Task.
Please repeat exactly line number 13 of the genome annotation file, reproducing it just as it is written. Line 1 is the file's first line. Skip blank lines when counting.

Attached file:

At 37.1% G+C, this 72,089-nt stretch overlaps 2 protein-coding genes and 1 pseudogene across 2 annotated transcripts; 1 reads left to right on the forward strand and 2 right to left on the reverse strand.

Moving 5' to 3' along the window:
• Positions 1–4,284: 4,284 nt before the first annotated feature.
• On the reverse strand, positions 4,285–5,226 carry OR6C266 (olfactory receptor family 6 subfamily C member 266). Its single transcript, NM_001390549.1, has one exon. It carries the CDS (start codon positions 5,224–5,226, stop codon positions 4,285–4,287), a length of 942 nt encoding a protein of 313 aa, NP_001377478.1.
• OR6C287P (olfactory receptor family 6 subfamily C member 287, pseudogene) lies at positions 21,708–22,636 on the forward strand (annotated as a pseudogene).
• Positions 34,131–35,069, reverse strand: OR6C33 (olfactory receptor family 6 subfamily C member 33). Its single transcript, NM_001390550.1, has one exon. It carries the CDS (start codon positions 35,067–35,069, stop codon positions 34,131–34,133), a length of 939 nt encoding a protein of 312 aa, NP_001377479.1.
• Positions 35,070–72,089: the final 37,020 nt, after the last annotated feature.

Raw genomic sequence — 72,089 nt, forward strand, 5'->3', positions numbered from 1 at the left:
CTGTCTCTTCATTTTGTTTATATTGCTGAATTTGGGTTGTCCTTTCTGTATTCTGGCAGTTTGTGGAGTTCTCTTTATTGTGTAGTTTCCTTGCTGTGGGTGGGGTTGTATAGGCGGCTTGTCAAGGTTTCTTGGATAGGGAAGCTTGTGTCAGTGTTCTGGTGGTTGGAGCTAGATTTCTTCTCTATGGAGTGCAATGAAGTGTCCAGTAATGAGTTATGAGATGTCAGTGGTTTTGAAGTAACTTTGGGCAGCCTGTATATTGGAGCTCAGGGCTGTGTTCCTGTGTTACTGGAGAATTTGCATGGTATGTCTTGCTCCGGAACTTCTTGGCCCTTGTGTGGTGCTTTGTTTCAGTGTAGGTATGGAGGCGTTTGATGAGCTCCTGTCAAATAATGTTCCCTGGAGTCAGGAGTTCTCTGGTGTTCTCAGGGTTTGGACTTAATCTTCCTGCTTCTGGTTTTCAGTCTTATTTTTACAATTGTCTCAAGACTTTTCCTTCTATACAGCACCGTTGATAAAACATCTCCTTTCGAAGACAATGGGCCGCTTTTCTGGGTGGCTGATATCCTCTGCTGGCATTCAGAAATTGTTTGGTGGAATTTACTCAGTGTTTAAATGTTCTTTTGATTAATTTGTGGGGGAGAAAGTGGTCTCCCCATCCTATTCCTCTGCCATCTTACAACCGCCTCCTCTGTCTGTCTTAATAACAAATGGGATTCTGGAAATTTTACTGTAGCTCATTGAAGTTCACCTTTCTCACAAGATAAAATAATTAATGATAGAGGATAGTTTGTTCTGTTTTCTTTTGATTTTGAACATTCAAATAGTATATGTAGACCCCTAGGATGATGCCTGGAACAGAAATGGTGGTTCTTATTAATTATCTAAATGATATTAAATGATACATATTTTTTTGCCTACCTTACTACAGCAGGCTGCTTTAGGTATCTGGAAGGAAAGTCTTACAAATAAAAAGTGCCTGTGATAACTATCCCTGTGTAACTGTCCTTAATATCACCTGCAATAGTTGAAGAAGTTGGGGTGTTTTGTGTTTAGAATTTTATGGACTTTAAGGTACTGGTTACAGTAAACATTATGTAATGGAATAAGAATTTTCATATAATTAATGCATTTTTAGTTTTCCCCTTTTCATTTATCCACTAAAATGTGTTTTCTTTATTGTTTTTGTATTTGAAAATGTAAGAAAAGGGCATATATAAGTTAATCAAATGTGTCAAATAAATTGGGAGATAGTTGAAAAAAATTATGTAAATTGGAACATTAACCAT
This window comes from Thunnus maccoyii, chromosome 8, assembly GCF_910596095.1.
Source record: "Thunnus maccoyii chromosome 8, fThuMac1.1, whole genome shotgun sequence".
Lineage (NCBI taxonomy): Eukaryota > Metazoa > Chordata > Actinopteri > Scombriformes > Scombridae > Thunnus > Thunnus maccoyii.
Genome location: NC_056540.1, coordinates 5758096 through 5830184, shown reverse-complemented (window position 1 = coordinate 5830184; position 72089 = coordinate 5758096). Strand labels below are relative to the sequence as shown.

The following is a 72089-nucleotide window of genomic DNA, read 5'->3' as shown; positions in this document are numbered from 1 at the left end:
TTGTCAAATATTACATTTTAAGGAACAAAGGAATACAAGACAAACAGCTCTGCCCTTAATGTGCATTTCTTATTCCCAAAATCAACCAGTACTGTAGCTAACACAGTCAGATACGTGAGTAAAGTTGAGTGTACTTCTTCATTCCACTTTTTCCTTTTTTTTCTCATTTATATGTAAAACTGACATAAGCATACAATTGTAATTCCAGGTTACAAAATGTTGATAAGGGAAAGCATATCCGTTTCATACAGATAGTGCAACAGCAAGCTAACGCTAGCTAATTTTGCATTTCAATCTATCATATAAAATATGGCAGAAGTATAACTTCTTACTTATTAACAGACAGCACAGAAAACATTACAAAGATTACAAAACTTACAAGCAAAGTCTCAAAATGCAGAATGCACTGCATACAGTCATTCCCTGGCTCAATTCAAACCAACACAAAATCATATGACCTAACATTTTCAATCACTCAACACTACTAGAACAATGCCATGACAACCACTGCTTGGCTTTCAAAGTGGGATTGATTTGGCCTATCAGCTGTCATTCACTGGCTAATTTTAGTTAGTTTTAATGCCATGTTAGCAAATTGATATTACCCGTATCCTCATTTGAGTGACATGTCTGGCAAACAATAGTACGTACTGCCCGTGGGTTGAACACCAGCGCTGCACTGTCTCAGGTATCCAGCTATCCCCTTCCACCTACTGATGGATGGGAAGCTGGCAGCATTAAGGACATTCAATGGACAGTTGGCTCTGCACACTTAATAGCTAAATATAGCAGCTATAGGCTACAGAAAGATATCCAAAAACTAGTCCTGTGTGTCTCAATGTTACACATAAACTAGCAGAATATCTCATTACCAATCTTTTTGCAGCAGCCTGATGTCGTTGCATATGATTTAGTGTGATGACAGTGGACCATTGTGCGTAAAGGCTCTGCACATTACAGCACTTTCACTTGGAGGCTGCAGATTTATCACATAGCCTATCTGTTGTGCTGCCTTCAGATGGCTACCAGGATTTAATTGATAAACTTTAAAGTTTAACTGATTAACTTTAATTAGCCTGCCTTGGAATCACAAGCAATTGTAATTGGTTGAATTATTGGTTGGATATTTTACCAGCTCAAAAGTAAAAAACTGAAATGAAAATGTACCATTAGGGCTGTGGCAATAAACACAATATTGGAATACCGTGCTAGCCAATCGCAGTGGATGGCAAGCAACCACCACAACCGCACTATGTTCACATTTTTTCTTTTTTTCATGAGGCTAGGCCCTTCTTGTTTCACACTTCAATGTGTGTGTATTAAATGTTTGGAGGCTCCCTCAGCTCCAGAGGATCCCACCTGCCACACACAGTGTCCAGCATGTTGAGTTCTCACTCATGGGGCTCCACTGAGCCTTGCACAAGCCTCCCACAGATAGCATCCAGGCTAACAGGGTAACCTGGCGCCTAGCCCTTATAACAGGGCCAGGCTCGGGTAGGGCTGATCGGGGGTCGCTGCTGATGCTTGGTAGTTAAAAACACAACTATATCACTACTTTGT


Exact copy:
Genome location: NC_056540.1, coordinates 5758096 through 5830184, shown reverse-complemented (window position 1 = coordinate 5830184; position 72089 = coordinate 5758096). Strand labels below are relative to the sequence as shown.